Feb. 4 (Bloomberg) -- Australia’s central bank signaled the end of a two-year easing cycle and foreshadowed stronger economic growth, sending the nation’s currency higher.
Governor Glenn Stevens kept the overnight cash-rate target at 2.5 percent, saying in a statement in Sydney “the most prudent course is likely to be a period of stability in interest rates.” He said the Australian dollar’s decline “will assist in achieving balanced growth,” dropping references in past statements that it was “uncomfortably high.”
After 2.25 percentage points of rate cuts since late 2011, the Reserve Bank of Australia is switching stance as home prices surge and inflation accelerates. In a refurbished statement, Stevens expressed greater confidence in consumer demand and housing construction, saying economic growth is expected to strengthen beyond the short term, boosted by low rates and the weaker currency.
“They’ve shifted very firmly to a neutral bias,” said Su-Lin Ong, head of Australian economic and fixed-income strategy at Royal Bank of Canada in Sydney. “The fact they’ve taken out the reference to the uncomfortably high Australian dollar also tells you that they’re clearly pleased with what the currency’s done over the past couple of months.”
The Australian dollar climbed to 88.80 U.S. cents at 5:46 p.m. in Sydney, from 87.61 U.S. cents before the decision, which was predicted by all 32 economists surveyed by Bloomberg News. In the three months to today, the Aussie had dropped 8 percent, the most among group of 10 major developed currencies.
“Monetary policy is appropriately configured to foster sustainable growth in demand and inflation outcomes consistent with the target,” Stevens said in the statement today.
The implied yield on June interbank futures contracts rose 2 basis points to 2.46 percent, the highest level since November, as traders reduced bets on further RBA reductions.
The RBA is trying to stimulate housing construction to pick up some of the slack in the labor market from waning mining investment, and has previously said that higher property prices are needed to spur the building industry.
“Credit growth remains low overall but is picking up gradually for households,” the RBA said today. “Dwelling prices have increased further over the past several months.”
A private RP Data-Rismark home value index released this week showed house and apartment prices rose 9.8 percent in major cities in the year to Jan. 31. In and around Sydney, prices in some suburbs have surged as much as 27 percent in the past year.
“The bank expects growth to remain below trend for a time yet and unemployment to rise further before it peaks,” Stevens said. “Beyond the short term, growth is expected to strengthen, helped by continued low interest rates and the lower exchange rate.”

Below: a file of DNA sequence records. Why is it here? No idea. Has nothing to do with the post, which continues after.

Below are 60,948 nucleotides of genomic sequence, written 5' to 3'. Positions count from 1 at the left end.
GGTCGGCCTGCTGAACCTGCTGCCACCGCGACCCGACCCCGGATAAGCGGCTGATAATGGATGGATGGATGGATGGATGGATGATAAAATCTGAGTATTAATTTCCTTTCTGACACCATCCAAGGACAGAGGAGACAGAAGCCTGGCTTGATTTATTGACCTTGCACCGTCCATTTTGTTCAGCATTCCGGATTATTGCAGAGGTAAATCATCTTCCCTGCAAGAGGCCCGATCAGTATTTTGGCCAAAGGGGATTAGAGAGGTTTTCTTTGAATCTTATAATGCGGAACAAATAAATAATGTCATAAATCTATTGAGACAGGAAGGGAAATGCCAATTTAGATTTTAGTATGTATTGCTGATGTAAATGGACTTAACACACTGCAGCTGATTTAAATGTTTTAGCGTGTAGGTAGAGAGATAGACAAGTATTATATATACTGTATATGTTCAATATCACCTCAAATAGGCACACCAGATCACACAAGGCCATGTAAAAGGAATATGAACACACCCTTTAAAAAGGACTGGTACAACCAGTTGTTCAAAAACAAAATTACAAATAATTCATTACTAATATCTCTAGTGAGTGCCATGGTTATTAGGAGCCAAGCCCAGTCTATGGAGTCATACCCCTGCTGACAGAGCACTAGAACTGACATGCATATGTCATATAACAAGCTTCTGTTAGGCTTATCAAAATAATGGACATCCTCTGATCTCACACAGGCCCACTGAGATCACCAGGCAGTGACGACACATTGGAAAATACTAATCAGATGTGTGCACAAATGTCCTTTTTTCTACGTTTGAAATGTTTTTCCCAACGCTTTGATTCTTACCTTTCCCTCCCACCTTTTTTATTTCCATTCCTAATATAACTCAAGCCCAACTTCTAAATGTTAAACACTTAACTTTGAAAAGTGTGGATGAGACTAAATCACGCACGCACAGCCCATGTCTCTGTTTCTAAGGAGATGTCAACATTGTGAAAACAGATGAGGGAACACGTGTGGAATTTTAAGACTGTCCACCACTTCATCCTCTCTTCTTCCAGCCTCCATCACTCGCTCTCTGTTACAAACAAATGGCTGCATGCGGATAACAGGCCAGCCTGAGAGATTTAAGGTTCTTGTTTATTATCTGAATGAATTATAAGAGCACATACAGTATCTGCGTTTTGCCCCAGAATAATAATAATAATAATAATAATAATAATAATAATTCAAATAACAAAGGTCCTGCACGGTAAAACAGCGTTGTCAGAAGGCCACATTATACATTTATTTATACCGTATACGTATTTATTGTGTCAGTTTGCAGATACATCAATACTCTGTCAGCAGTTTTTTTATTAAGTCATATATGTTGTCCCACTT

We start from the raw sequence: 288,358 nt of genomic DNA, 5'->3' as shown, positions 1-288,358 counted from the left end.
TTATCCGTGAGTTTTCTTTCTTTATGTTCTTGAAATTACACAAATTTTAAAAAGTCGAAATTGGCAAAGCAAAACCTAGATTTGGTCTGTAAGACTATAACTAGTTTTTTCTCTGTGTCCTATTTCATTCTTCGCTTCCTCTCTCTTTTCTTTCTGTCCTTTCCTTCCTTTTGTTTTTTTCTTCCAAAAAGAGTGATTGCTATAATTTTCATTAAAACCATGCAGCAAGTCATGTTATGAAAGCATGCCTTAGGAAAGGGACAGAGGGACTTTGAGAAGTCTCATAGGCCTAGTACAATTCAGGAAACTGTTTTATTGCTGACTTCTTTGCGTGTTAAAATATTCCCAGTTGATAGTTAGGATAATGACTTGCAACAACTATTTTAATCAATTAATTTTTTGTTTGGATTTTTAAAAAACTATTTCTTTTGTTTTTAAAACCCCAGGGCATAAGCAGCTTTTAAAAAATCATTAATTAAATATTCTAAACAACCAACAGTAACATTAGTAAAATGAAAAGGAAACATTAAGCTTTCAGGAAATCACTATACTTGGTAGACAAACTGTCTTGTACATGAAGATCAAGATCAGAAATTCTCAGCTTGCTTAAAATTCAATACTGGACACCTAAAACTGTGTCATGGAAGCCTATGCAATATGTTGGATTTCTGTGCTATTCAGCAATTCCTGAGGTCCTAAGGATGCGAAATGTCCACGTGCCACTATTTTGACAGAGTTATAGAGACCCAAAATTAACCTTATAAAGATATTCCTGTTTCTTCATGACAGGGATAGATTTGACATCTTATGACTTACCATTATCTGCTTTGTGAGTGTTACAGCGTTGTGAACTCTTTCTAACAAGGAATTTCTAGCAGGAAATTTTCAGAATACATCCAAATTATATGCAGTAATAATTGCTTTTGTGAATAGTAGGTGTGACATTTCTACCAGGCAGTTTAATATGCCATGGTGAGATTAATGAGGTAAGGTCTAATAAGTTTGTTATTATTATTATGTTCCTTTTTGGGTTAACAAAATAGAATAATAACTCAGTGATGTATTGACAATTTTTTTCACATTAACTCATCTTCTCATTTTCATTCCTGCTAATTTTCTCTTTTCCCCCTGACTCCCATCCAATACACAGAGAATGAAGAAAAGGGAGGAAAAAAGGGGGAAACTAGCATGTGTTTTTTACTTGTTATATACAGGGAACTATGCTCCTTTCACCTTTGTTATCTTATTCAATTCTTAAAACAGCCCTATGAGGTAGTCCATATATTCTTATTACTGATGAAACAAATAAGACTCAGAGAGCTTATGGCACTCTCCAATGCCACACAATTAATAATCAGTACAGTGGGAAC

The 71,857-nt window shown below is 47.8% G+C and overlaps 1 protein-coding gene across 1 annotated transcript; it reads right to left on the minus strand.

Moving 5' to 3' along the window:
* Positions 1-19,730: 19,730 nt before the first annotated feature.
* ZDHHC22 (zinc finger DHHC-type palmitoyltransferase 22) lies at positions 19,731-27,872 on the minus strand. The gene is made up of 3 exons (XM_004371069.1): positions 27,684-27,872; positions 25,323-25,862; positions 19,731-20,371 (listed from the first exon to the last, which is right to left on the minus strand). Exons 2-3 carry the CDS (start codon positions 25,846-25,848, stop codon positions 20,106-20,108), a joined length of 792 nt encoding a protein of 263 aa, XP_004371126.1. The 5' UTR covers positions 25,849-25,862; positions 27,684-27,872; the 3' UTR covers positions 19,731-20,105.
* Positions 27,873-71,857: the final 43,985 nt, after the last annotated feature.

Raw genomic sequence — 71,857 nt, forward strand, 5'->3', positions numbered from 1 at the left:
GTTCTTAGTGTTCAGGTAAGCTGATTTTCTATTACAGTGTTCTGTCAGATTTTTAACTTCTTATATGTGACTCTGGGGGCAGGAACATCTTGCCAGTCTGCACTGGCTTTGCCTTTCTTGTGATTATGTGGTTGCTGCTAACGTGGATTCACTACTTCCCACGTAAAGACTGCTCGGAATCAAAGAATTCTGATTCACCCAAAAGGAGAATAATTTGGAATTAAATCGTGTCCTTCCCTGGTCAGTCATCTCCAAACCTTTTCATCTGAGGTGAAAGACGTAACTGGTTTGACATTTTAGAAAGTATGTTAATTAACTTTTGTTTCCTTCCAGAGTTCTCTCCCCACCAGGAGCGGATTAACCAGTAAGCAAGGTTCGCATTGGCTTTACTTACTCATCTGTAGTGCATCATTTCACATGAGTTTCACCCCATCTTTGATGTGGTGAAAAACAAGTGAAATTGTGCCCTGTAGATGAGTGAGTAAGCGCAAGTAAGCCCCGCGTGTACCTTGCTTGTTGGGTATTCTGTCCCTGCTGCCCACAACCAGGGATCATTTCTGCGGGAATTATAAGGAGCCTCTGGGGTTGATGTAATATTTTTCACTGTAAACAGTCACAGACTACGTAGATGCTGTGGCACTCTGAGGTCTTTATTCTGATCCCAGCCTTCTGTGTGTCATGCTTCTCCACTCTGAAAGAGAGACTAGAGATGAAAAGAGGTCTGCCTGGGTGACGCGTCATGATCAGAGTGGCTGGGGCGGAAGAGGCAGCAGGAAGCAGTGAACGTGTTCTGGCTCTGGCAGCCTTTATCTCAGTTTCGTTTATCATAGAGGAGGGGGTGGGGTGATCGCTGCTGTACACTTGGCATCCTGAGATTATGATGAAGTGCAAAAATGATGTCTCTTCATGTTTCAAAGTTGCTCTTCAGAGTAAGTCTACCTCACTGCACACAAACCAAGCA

Australian employers unexpectedly cut jobs in December by 22,600, capping the worst year of full-time losses since 1992. Unemployment held at a four-year high of 5.8 percent as the participation rate fell to the lowest in almost eight years, government data showed Jan. 16. A private survey showed job advertisements slipped 0.3 percent in January.
A manufacturing gauge in China, Australia’s biggest trading partner, fell to a six-month low in January as output and orders slowed. That adds to signs that government efforts to rein in excessive credit will cool growth in the world’s second-largest economy.
Inflation in Australia accelerated in the final three months of last year to above the midpoint of the RBA’s 2 percent to 3 percent target range. Part of the increase reflected the currency’s drop that boosted import prices, and part was due to resurgent local costs. The RBA is due to release its updated inflation and growth forecasts in its quarterly statement on monetary policy on Feb. 7.
“Inflation is expected to be somewhat higher than forecast three months ago, but still consistent with the 2–3 percent target over the next two years,” the statement said. “If domestic costs remain contained, some moderation in the growth of prices for non-traded goods could be expected over time.”
The Aussie climbed almost 50 percent in the four years ended Dec. 31 as the nation escaped the 2009 global recession and the China-led commodities-investment boom spurred growth. Stevens said in an interview, speeches and statements in the final months of last year that the currency needed to weaken to help rebalance the economy. In December, he said a level near 85 U.S. cents would be about right.
“Overall, the Reserve Bank doesn’t need to move interest rates in any direction,” Craig James, a senior economist at a unit of Commonwealth Bank of Australia in Sydney, wrote in a research note after the statement. “Rates are at or near the bottom of the cycle, but rate hikes are still some way off.”
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